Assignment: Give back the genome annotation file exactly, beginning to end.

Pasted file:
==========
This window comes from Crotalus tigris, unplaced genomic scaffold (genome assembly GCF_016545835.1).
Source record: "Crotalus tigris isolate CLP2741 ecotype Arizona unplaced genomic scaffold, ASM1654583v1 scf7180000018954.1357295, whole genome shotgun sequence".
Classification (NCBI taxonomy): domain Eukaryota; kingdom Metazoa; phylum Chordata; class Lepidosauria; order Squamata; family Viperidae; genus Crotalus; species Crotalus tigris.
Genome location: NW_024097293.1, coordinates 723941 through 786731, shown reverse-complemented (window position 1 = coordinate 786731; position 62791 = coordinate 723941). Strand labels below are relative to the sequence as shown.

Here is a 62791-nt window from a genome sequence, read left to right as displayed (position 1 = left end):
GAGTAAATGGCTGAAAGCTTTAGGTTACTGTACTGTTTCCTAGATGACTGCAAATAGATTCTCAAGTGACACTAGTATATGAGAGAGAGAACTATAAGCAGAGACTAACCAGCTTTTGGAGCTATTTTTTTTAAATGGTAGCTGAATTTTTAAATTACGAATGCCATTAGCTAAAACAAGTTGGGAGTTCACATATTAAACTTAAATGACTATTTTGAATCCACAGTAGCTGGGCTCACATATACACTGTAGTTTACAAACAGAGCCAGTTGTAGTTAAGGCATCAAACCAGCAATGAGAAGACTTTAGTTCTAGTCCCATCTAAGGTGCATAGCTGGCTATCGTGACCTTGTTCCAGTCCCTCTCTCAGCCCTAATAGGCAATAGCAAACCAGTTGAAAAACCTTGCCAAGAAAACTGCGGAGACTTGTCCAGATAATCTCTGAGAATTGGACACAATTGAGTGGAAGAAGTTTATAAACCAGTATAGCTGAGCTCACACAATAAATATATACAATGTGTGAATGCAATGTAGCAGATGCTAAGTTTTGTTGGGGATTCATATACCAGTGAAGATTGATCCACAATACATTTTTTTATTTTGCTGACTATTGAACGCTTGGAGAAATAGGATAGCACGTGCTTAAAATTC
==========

This window comes from Crotalus tigris, unplaced genomic scaffold (genome assembly GCF_016545835.1).
Source record: "Crotalus tigris isolate CLP2741 ecotype Arizona unplaced genomic scaffold, ASM1654583v1 scf7180000018954.1357295, whole genome shotgun sequence".
Classification (NCBI taxonomy): domain Eukaryota; kingdom Metazoa; phylum Chordata; class Lepidosauria; order Squamata; family Viperidae; genus Crotalus; species Crotalus tigris.
Genome location: NW_024097293.1, coordinates 723941 through 786731, shown reverse-complemented (window position 1 = coordinate 786731; position 62791 = coordinate 723941). Strand labels below are relative to the sequence as shown.

Here is a 62791-nt window from a genome sequence, read left to right as displayed (position 1 = left end):
GAGTAAATGGCTGAAAGCTTTAGGTTACTGTACTGTTTCCTAGATGACTGCAAATAGATTCTCAAGTGACACTAGTATATGAGAGAGAGAACTATAAGCAGAGACTAACCAGCTTTTGGAGCTATTTTTTTTAAATGGTAGCTGAATTTTTAAATTACGAATGCCATTAGCTAAAACAAGTTGGGAGTTCACATATTAAACTTAAATGACTATTTTGAATCCACAGTAGCTGGGCTCACATATACACTGTAGTTTACAAACAGAGCCAGTTGTAGTTAAGGCATCAAACCAGCAATGAGAAGACTTTAGTTCTAGTCCCATCTAAGGTGCATAGCTGGCTATCGTGACCTTGTTCCAGTCCCTCTCTCAGCCCTAATAGGCAATAGCAAACCAGTTGAAAAACCTTGCCAAGAAAACTGCGGAGACTTGTCCAGATAATCTCTGAGAATTGGACACAATTGAGTGGAAGAAGTTTATAAACCAGTATAGCTGAGCTCACACAATAAATATATACAATGTGTGAATGCAATGTAGCAGATGCTAAGTTTTGTTGGGGATTCATATACCAGTGAAGATTGATCCACAATACATTTTTTTATTTTGCTGACTATTGAACGCTTGGAGAAATAGGATAGCACGTGCTTAAAATTC